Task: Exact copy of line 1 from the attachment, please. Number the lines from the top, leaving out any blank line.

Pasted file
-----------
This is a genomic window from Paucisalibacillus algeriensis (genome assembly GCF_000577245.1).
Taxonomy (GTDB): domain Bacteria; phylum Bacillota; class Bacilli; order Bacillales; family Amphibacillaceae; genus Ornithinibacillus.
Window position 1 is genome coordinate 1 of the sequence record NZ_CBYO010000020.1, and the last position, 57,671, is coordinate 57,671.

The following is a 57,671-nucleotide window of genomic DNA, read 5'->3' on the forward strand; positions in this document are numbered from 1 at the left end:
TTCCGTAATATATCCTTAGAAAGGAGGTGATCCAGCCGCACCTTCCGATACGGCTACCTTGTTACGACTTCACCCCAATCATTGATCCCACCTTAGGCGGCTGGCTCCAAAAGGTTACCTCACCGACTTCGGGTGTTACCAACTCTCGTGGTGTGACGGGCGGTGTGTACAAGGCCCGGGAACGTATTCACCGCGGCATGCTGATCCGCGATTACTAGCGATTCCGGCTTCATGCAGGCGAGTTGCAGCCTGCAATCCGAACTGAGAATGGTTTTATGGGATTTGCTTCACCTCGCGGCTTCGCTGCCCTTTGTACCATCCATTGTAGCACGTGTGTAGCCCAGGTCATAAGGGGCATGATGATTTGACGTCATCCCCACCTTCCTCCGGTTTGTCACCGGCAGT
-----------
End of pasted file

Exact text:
This is a genomic window from Paucisalibacillus algeriensis (genome assembly GCF_000577245.1).